What you need to know about homeowners insurance
Buying a home is a huge financial commitment, and it is important to insure your asset against loss. Homeowners insurance will help you to do that by not only insuring the property but also giving you a certain amount of personal liability insurance.
What is it?
Home insurance is a type of property/casualty insurance that protects your home against perils that are named in the policy, such as damage from wind, hail and fire.
Who is it for?
Anyone who owns their own home and lives in it needs a homeowners policy. If you own a home that you rent out or if you rent the home you live in, you need different types of insurance policies.
How does it work?
A homeowners policy covers your home and your personal property against damage and loss from certain types of perils. Most homeowners policies include coverage for damage done by wind, hail and fire, as well as losses that occur due to theft. Policies also protect you against personal liability for things such as injuries caused to others on your property. If you have a covered loss, you must make a claim with your insurer, which will then determine the amount of reimbursement you are entitled to minus the deductible you owe. Depending on your policy, you may receive one check or you may get your actual repairs paid for in increments. The policy also may pay for you to live somewhere else if your home is uninhabitable. In cases of personal liability, your policy may pay for an attorney.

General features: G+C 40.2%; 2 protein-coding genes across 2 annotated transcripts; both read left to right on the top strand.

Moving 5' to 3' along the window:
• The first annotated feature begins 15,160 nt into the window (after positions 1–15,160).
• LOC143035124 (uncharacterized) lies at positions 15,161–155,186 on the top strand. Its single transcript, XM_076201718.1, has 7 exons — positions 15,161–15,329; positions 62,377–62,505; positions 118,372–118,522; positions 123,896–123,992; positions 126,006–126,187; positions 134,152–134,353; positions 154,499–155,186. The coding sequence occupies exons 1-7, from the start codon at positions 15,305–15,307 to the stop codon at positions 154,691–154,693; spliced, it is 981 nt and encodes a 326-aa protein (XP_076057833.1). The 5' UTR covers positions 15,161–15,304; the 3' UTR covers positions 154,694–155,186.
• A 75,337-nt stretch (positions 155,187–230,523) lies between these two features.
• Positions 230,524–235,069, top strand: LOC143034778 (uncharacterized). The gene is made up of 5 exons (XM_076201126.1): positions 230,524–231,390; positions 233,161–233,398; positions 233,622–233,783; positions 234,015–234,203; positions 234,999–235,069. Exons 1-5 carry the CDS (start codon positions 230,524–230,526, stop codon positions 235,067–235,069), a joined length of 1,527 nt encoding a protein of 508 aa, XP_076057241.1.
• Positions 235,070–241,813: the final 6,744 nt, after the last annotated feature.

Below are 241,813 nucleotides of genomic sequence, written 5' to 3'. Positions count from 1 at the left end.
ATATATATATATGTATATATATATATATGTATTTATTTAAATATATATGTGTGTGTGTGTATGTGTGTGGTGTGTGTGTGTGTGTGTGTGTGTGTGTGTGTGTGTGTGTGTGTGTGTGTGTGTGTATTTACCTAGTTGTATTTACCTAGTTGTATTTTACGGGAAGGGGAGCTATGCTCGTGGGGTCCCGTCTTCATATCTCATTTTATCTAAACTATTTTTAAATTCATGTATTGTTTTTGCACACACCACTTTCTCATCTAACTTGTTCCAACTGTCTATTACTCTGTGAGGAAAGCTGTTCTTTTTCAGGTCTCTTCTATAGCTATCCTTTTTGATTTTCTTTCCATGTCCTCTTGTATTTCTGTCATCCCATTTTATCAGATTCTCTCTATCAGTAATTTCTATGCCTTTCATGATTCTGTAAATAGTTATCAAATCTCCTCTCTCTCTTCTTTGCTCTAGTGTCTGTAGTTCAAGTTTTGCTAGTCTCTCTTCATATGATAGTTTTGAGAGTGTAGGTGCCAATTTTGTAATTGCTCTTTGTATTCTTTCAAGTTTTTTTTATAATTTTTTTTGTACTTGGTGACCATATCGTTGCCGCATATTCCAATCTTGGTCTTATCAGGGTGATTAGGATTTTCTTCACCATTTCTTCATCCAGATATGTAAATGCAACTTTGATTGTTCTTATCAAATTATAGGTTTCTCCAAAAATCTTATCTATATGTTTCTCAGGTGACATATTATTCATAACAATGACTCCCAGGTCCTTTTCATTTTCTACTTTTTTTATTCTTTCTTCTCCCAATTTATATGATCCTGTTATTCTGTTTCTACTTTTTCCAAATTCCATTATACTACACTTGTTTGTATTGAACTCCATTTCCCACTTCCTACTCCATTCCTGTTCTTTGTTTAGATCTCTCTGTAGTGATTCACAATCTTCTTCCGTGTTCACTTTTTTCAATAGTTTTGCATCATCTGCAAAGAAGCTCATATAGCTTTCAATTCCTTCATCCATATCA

Homeowners policies are fairly standard when it comes to what they cover and what they don’t cover, although a homeowner can get different endorsements to cover things that might not normally be covered. Policies also can differ in coverage across different regions of the country depending on differing weather conditions.
The main benefit of home insurance is insuring your home against loss, protecting both your main asset and your place of residence. An additional benefit is the personal liability protection that such policies provide for you.